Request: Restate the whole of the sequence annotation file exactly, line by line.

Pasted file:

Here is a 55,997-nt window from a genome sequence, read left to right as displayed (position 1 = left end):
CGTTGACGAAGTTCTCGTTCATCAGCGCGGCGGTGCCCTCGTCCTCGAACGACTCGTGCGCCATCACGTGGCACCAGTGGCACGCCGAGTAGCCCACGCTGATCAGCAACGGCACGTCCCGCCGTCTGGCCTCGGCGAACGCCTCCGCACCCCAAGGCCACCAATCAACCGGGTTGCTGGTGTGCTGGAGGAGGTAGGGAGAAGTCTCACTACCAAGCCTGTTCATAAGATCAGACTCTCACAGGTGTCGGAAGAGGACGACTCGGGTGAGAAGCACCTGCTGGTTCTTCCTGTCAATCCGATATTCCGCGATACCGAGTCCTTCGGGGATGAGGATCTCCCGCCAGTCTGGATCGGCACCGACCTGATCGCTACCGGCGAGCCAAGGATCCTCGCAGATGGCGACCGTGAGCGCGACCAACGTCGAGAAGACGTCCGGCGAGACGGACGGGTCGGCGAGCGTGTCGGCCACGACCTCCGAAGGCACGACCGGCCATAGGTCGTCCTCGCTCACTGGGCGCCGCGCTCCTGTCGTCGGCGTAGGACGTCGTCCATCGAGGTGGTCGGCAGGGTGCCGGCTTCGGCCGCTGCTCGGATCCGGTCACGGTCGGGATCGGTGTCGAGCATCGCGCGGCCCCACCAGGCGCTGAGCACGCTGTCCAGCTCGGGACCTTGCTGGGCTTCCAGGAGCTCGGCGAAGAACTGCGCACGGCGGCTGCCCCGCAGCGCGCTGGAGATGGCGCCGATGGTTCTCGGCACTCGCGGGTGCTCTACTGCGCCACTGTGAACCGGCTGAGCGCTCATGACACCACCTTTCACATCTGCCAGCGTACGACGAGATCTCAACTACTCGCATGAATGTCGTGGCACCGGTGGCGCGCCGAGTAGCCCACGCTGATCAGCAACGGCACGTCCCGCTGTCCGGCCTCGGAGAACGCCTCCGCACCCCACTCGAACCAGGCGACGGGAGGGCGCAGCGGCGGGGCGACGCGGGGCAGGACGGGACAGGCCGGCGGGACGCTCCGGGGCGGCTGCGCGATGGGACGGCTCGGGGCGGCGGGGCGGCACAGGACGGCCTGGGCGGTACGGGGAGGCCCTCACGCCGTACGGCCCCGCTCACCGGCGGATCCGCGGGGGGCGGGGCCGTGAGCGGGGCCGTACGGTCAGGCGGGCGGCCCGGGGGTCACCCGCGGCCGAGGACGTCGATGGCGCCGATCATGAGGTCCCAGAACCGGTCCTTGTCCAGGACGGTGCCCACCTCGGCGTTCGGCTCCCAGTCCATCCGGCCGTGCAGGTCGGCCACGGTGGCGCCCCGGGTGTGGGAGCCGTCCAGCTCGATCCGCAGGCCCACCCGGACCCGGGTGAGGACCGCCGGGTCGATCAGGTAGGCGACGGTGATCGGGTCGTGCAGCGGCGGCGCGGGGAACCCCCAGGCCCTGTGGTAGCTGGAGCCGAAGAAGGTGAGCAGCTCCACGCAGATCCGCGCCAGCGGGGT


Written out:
Here is a 55,997-nt window from a genome sequence, read left to right as displayed (position 1 = left end):
CGTTGACGAAGTTCTCGTTCATCAGCGCGGCGGTGCCCTCGTCCTCGAACGACTCGTGCGCCATCACGTGGCACCAGTGGCACGCCGAGTAGCCCACGCTGATCAGCAACGGCACGTCCCGCCGTCTGGCCTCGGCGAACGCCTCCGCACCCCAAGGCCACCAATCAACCGGGTTGCTGGTGTGCTGGAGGAGGTAGGGAGAAGTCTCACTACCAAGCCTGTTCATAAGATCAGACTCTCACAGGTGTCGGAAGAGGACGACTCGGGTGAGAAGCACCTGCTGGTTCTTCCTGTCAATCCGATATTCCGCGATACCGAGTCCTTCGGGGATGAGGATCTCCCGCCAGTCTGGATCGGCACCGACCTGATCGCTACCGGCGAGCCAAGGATCCTCGCAGATGGCGACCGTGAGCGCGACCAACGTCGAGAAGACGTCCGGCGAGACGGACGGGTCGGCGAGCGTGTCGGCCACGACCTCCGAAGGCACGACCGGCCATAGGTCGTCCTCGCTCACTGGGCGCCGCGCTCCTGTCGTCGGCGTAGGACGTCGTCCATCGAGGTGGTCGGCAGGGTGCCGGCTTCGGCCGCTGCTCGGATCCGGTCACGGTCGGGATCGGTGTCGAGCATCGCGCGGCCCCACCAGGCGCTGAGCACGCTGTCCAGCTCGGGACCTTGCTGGGCTTCCAGGAGCTCGGCGAAGAACTGCGCACGGCGGCTGCCCCGCAGCGCGCTGGAGATGGCGCCGATGGTTCTCGGCACTCGCGGGTGCTCTACTGCGCCACTGTGAACCGGCTGAGCGCTCATGACACCACCTTTCACATCTGCCAGCGTACGACGAGATCTCAACTACTCGCATGAATGTCGTGGCACCGGTGGCGCGCCGAGTAGCCCACGCTGATCAGCAACGGCACGTCCCGCTGTCCGGCCTCGGAGAACGCCTCCGCACCCCACTCGAACCAGGCGACGGGAGGGCGCAGCGGCGGGGCGACGCGGGGCAGGACGGGACAGGCCGGCGGGACGCTCCGGGGCGGCTGCGCGATGGGACGGCTCGGGGCGGCGGGGCGGCACAGGACGGCCTGGGCGGTACGGGGAGGCCCTCACGCCGTACGGCCCCGCTCACCGGCGGATCCGCGGGGGGCGGGGCCGTGAGCGGGGCCGTACGGTCAGGCGGGCGGCCCGGGGGTCACCCGCGGCCGAGGACGTCGATGGCGCCGATCATGAGGTCCCAGAACCGGTCCTTGTCCAGGACGGTGCCCACCTCGGCGTTCGGCTCCCAGTCCATCCGGCCGTGCAGGTCGGCCACGGTGGCGCCCCGGGTGTGGGAGCCGTCCAGCTCGATCCGCAGGCCCACCCGGACCCGGGTGAGGACCGCCGGGTCGATCAGGTAGGCGACGGTGATCGGGTCGTGCAGCGGCGGCGCGGGGAACCCCCAGGCCCTGTGGTAGCTGGAGCCGAAGAAGGTGAGCAGCTCCACGCAGATCCGCGCCAGCGGGGT